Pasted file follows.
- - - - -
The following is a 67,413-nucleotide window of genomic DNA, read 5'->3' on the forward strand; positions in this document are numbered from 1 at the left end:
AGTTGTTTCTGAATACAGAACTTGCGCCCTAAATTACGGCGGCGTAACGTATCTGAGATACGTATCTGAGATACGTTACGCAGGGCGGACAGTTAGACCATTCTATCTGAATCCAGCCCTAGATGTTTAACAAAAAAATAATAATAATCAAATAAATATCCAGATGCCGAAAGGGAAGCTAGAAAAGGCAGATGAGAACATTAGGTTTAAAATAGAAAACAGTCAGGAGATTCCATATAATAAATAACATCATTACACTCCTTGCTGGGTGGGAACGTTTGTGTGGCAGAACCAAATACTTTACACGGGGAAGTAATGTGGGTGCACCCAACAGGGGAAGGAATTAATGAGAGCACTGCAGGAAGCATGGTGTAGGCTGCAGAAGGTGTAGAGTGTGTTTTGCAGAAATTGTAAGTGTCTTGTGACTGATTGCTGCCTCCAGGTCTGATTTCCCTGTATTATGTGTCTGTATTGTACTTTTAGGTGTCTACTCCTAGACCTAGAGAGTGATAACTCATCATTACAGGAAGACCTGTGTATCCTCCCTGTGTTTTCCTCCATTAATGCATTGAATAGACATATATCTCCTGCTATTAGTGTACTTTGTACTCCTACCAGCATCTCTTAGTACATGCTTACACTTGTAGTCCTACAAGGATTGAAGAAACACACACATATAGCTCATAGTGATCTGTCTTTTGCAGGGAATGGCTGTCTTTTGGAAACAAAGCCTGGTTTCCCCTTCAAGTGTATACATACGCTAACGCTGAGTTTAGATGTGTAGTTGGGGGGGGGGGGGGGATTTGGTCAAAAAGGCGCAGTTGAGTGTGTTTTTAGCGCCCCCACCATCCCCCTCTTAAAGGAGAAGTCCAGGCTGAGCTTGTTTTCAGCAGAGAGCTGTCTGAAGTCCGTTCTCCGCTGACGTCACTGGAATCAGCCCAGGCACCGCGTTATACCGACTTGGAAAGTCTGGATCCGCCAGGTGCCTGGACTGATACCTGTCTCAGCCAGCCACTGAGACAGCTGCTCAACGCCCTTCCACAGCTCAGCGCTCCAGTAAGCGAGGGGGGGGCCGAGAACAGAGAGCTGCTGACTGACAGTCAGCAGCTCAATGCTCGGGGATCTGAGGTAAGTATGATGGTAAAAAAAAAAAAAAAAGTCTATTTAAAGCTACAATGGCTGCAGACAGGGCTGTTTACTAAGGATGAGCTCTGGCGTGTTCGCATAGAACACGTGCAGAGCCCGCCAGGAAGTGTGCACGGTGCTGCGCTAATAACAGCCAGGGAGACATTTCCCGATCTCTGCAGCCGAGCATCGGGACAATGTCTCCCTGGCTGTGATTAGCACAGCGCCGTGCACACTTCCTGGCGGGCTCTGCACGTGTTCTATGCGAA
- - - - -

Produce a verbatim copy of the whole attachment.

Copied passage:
The following is a 67,413-nucleotide window of genomic DNA, read 5'->3' on the forward strand; positions in this document are numbered from 1 at the left end:
AGTTGTTTCTGAATACAGAACTTGCGCCCTAAATTACGGCGGCGTAACGTATCTGAGATACGTATCTGAGATACGTTACGCAGGGCGGACAGTTAGACCATTCTATCTGAATCCAGCCCTAGATGTTTAACAAAAAAATAATAATAATCAAATAAATATCCAGATGCCGAAAGGGAAGCTAGAAAAGGCAGATGAGAACATTAGGTTTAAAATAGAAAACAGTCAGGAGATTCCATATAATAAATAACATCATTACACTCCTTGCTGGGTGGGAACGTTTGTGTGGCAGAACCAAATACTTTACACGGGGAAGTAATGTGGGTGCACCCAACAGGGGAAGGAATTAATGAGAGCACTGCAGGAAGCATGGTGTAGGCTGCAGAAGGTGTAGAGTGTGTTTTGCAGAAATTGTAAGTGTCTTGTGACTGATTGCTGCCTCCAGGTCTGATTTCCCTGTATTATGTGTCTGTATTGTACTTTTAGGTGTCTACTCCTAGACCTAGAGAGTGATAACTCATCATTACAGGAAGACCTGTGTATCCTCCCTGTGTTTTCCTCCATTAATGCATTGAATAGACATATATCTCCTGCTATTAGTGTACTTTGTACTCCTACCAGCATCTCTTAGTACATGCTTACACTTGTAGTCCTACAAGGATTGAAGAAACACACACATATAGCTCATAGTGATCTGTCTTTTGCAGGGAATGGCTGTCTTTTGGAAACAAAGCCTGGTTTCCCCTTCAAGTGTATACATACGCTAACGCTGAGTTTAGATGTGTAGTTGGGGGGGGGGGGGGGATTTGGTCAAAAAGGCGCAGTTGAGTGTGTTTTTAGCGCCCCCACCATCCCCCTCTTAAAGGAGAAGTCCAGGCTGAGCTTGTTTTCAGCAGAGAGCTGTCTGAAGTCCGTTCTCCGCTGACGTCACTGGAATCAGCCCAGGCACCGCGTTATACCGACTTGGAAAGTCTGGATCCGCCAGGTGCCTGGACTGATACCTGTCTCAGCCAGCCACTGAGACAGCTGCTCAACGCCCTTCCACAGCTCAGCGCTCCAGTAAGCGAGGGGGGGGCCGAGAACAGAGAGCTGCTGACTGACAGTCAGCAGCTCAATGCTCGGGGATCTGAGGTAAGTATGATGGTAAAAAAAAAAAAAAAAGTCTATTTAAAGCTACAATGGCTGCAGACAGGGCTGTTTACTAAGGATGAGCTCTGGCGTGTTCGCATAGAACACGTGCAGAGCCCGCCAGGAAGTGTGCACGGTGCTGCGCTAATAACAGCCAGGGAGACATTTCCCGATCTCTGCAGCCGAGCATCGGGACAATGTCTCCCTGGCTGTGATTAGCACAGCGCCGTGCACACTTCCTGGCGGGCTCTGCACGTGTTCTATGCGAA